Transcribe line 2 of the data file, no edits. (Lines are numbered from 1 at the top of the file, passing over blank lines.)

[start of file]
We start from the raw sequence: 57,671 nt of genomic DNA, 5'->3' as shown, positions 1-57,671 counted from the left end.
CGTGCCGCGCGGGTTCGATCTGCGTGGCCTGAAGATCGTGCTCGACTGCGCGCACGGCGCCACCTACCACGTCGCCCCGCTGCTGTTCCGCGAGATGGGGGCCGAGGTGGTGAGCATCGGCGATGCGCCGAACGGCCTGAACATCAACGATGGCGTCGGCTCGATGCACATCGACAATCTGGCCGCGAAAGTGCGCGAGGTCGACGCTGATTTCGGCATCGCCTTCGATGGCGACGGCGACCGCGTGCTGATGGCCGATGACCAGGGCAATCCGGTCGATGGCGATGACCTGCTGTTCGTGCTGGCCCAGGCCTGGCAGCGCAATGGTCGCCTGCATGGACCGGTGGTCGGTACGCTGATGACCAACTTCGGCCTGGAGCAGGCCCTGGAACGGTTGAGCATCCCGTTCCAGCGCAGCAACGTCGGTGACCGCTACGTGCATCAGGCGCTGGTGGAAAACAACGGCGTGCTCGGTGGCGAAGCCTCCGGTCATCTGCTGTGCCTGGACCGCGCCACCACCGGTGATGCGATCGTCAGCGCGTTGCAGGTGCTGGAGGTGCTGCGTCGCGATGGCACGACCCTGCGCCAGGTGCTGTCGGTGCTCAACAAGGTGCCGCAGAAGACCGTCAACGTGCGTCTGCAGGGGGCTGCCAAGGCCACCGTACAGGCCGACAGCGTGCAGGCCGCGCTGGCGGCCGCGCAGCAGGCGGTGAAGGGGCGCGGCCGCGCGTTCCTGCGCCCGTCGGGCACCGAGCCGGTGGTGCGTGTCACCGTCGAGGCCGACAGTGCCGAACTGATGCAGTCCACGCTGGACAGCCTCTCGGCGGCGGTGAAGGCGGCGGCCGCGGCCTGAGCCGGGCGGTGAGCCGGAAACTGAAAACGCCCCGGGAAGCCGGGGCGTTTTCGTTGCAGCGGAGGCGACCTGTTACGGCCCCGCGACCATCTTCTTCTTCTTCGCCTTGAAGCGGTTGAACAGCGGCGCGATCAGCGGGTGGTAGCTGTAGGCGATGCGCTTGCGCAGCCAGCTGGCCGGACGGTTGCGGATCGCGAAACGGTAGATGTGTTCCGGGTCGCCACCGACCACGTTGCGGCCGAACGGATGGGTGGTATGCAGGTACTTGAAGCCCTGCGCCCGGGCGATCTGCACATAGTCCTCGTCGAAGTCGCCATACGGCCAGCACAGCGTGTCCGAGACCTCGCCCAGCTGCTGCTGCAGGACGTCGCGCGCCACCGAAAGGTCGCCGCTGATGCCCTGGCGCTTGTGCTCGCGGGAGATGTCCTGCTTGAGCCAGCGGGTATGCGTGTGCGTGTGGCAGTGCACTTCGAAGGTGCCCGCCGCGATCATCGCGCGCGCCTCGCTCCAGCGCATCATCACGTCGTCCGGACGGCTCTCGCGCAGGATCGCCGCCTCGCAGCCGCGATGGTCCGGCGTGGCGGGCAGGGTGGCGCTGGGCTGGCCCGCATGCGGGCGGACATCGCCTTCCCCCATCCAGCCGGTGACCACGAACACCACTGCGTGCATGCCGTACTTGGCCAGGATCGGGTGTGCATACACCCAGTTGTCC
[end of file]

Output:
CGTGCCGCGCGGGTTCGATCTGCGTGGCCTGAAGATCGTGCTCGACTGCGCGCACGGCGCCACCTACCACGTCGCCCCGCTGCTGTTCCGCGAGATGGGGGCCGAGGTGGTGAGCATCGGCGATGCGCCGAACGGCCTGAACATCAACGATGGCGTCGGCTCGATGCACATCGACAATCTGGCCGCGAAAGTGCGCGAGGTCGACGCTGATTTCGGCATCGCCTTCGATGGCGACGGCGACCGCGTGCTGATGGCCGATGACCAGGGCAATCCGGTCGATGGCGATGACCTGCTGTTCGTGCTGGCCCAGGCCTGGCAGCGCAATGGTCGCCTGCATGGACCGGTGGTCGGTACGCTGATGACCAACTTCGGCCTGGAGCAGGCCCTGGAACGGTTGAGCATCCCGTTCCAGCGCAGCAACGTCGGTGACCGCTACGTGCATCAGGCGCTGGTGGAAAACAACGGCGTGCTCGGTGGCGAAGCCTCCGGTCATCTGCTGTGCCTGGACCGCGCCACCACCGGTGATGCGATCGTCAGCGCGTTGCAGGTGCTGGAGGTGCTGCGTCGCGATGGCACGACCCTGCGCCAGGTGCTGTCGGTGCTCAACAAGGTGCCGCAGAAGACCGTCAACGTGCGTCTGCAGGGGGCTGCCAAGGCCACCGTACAGGCCGACAGCGTGCAGGCCGCGCTGGCGGCCGCGCAGCAGGCGGTGAAGGGGCGCGGCCGCGCGTTCCTGCGCCCGTCGGGCACCGAGCCGGTGGTGCGTGTCACCGTCGAGGCCGACAGTGCCGAACTGATGCAGTCCACGCTGGACAGCCTCTCGGCGGCGGTGAAGGCGGCGGCCGCGGCCTGAGCCGGGCGGTGAGCCGGAAACTGAAAACGCCCCGGGAAGCCGGGGCGTTTTCGTTGCAGCGGAGGCGACCTGTTACGGCCCCGCGACCATCTTCTTCTTCTTCGCCTTGAAGCGGTTGAACAGCGGCGCGATCAGCGGGTGGTAGCTGTAGGCGATGCGCTTGCGCAGCCAGCTGGCCGGACGGTTGCGGATCGCGAAACGGTAGATGTGTTCCGGGTCGCCACCGACCACGTTGCGGCCGAACGGATGGGTGGTATGCAGGTACTTGAAGCCCTGCGCCCGGGCGATCTGCACATAGTCCTCGTCGAAGTCGCCATACGGCCAGCACAGCGTGTCCGAGACCTCGCCCAGCTGCTGCTGCAGGACGTCGCGCGCCACCGAAAGGTCGCCGCTGATGCCCTGGCGCTTGTGCTCGCGGGAGATGTCCTGCTTGAGCCAGCGGGTATGCGTGTGCGTGTGGCAGTGCACTTCGAAGGTGCCCGCCGCGATCATCGCGCGCGCCTCGCTCCAGCGCATCATCACGTCGTCCGGACGGCTCTCGCGCAGGATCGCCGCCTCGCAGCCGCGATGGTCCGGCGTGGCGGGCAGGGTGGCGCTGGGCTGGCCCGCATGCGGGCGGACATCGCCTTCCCCCATCCAGCCGGTGACCACGAACACCACTGCGTGCATGCCGTACTTGGCCAGGATCGGGTGTGCATACACCCAGTTGTCC